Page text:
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Postby thewalrus » Wed Mar 17, 2010 3:44 pm

(I wonder if it's statistically more dangerous to drive back and forth between Kabul-Mazar-e-Sharif once every couple of weeks, or to skydive without a reserve chute...)

35 killed in Afghanistan bus crash: ministry

(AFP) – 7 hours ago

KABUL — At least 35 people were killed Wednesday in a fiery collision between a bus and a truck on a treacherous pass in northern Afghanistan, the interior ministry said.

The bus was travelling north from Kabul along the narrow Salang pass when it "had an accident with a truck, as a result of which 35 passengers, including women, men and children, were killed," a ministry statement said.

The Salang pass connecting northern and southern Afghanistan is a notoriously dangerous stretch of road, and the scene of avalanches in February that killed 170 people.

The interior ministry said Wednesday's accident appeared to have been caused by the "narrow width of the road and the carelessness of the driver."

"In the first moments after the incident police and first aid health workers arrived on the site and transferred a number people to the provincial hospital," it said.

It did not give details of the number of injured.

The bus crashed into an oil tanker, according to Abdul Rahman Sayed, provincial police chief of Parwan province, at the southern end of the pass.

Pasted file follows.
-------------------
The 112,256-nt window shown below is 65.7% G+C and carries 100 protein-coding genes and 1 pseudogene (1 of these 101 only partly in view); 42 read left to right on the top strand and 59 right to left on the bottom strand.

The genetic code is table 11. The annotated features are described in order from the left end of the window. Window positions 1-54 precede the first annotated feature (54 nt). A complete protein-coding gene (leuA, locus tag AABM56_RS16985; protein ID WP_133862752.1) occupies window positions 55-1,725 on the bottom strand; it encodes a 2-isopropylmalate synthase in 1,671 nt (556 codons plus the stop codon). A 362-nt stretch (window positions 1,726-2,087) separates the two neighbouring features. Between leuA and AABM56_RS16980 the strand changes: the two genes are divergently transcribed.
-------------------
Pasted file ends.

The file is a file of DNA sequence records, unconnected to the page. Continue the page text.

"The bus hit an oil tanker and the tanker burst into flames," he told AFP.

The type of bus involved in the crash could accommodate more than 50 passengers, according to the ministry's statement.

In February, the Salang was closed for four days as rescue workers dug through heavy snow and ice to recover bodies after one of the country's worst natural disasters.

A blizzard and resulting massive avalanches sent cars and buses tumbling into the rocky valley below and trapping hundreds of people.

Afghan soldiers backed by local villagers and rescue dogs spent days digging for survivors, with the final toll put at 170.

The pass provides the shortest route linking the two ends of the mountainous country.

One of the highest highways in the world at around 3,650 metres (12,000 feet), the Salang pass includes a 2.6-kilometre tunnel and was hailed as an engineering feat after it was completed with Soviet help in the 1950s.

Due to its relative isolation, much of northern Afghanistan is somewhat sheltered from the eight-year Taliban insurgency that 113,000 NATO and US troops are trying to quell.

Traffic on the Salang pass is building as Afghans prepare to celebrate the Nowruz new year, which falls on March 21.

Many people travel to the northern provinces to spend the national holiday in one of the most peaceful regions of the war-wracked country.
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